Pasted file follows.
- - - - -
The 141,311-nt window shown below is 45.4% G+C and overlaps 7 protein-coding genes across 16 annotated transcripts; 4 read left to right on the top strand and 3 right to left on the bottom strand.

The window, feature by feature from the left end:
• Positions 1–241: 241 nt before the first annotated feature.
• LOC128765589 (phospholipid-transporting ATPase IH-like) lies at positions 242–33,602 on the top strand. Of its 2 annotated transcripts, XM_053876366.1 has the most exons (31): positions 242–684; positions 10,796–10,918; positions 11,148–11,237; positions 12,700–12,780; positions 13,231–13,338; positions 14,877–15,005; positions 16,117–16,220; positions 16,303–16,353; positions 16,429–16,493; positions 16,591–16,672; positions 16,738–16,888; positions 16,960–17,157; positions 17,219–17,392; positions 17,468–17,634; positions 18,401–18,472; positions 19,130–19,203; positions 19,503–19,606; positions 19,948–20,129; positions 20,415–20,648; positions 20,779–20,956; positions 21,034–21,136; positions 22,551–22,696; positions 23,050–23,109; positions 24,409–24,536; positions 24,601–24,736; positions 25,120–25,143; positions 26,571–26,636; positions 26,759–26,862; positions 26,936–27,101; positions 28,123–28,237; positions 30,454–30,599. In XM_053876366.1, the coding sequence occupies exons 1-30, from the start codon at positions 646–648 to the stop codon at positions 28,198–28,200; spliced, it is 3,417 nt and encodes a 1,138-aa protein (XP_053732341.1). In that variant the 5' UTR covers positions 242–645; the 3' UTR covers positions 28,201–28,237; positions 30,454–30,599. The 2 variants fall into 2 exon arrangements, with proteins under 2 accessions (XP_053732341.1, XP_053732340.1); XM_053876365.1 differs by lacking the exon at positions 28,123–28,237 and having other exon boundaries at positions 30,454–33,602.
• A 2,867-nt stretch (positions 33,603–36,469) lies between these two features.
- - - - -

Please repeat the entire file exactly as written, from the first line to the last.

The 141,311-nt window shown below is 45.4% G+C and overlaps 7 protein-coding genes across 16 annotated transcripts; 4 read left to right on the top strand and 3 right to left on the bottom strand.

The window, feature by feature from the left end:
• Positions 1–241: 241 nt before the first annotated feature.
• LOC128765589 (phospholipid-transporting ATPase IH-like) lies at positions 242–33,602 on the top strand. Of its 2 annotated transcripts, XM_053876366.1 has the most exons (31): positions 242–684; positions 10,796–10,918; positions 11,148–11,237; positions 12,700–12,780; positions 13,231–13,338; positions 14,877–15,005; positions 16,117–16,220; positions 16,303–16,353; positions 16,429–16,493; positions 16,591–16,672; positions 16,738–16,888; positions 16,960–17,157; positions 17,219–17,392; positions 17,468–17,634; positions 18,401–18,472; positions 19,130–19,203; positions 19,503–19,606; positions 19,948–20,129; positions 20,415–20,648; positions 20,779–20,956; positions 21,034–21,136; positions 22,551–22,696; positions 23,050–23,109; positions 24,409–24,536; positions 24,601–24,736; positions 25,120–25,143; positions 26,571–26,636; positions 26,759–26,862; positions 26,936–27,101; positions 28,123–28,237; positions 30,454–30,599. In XM_053876366.1, the coding sequence occupies exons 1-30, from the start codon at positions 646–648 to the stop codon at positions 28,198–28,200; spliced, it is 3,417 nt and encodes a 1,138-aa protein (XP_053732341.1). In that variant the 5' UTR covers positions 242–645; the 3' UTR covers positions 28,201–28,237; positions 30,454–30,599. The 2 variants fall into 2 exon arrangements, with proteins under 2 accessions (XP_053732341.1, XP_053732340.1); XM_053876365.1 differs by lacking the exon at positions 28,123–28,237 and having other exon boundaries at positions 30,454–33,602.
• A 2,867-nt stretch (positions 33,603–36,469) lies between these two features.